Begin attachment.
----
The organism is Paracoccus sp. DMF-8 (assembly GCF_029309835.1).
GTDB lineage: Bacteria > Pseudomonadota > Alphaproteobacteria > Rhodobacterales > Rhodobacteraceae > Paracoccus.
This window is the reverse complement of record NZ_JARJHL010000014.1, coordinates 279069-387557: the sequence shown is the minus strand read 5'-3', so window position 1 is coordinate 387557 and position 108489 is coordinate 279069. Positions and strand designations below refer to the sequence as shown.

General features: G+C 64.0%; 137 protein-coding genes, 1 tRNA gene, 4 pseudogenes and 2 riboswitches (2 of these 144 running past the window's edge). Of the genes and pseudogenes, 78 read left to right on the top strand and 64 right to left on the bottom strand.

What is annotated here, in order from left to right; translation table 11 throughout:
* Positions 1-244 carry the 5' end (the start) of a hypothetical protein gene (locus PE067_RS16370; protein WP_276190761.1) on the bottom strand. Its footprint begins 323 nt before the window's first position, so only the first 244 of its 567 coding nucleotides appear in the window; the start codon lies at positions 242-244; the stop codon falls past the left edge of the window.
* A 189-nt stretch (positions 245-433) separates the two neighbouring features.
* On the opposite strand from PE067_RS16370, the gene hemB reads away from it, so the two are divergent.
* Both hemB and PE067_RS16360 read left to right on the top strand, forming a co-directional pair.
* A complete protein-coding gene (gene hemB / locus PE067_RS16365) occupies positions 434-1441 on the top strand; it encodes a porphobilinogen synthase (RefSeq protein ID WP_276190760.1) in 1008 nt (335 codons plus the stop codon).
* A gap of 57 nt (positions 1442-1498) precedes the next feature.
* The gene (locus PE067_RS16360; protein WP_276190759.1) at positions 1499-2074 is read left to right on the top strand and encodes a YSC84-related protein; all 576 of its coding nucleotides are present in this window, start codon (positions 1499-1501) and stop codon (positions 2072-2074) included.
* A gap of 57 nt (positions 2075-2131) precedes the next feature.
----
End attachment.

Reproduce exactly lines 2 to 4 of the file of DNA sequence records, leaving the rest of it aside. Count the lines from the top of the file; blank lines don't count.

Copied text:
GTDB lineage: Bacteria > Pseudomonadota > Alphaproteobacteria > Rhodobacterales > Rhodobacteraceae > Paracoccus.
This window is the reverse complement of record NZ_JARJHL010000014.1, coordinates 279069-387557: the sequence shown is the minus strand read 5'-3', so window position 1 is coordinate 387557 and position 108489 is coordinate 279069. Positions and strand designations below refer to the sequence as shown.

General features: G+C 64.0%; 137 protein-coding genes, 1 tRNA gene, 4 pseudogenes and 2 riboswitches (2 of these 144 running past the window's edge). Of the genes and pseudogenes, 78 read left to right on the top strand and 64 right to left on the bottom strand.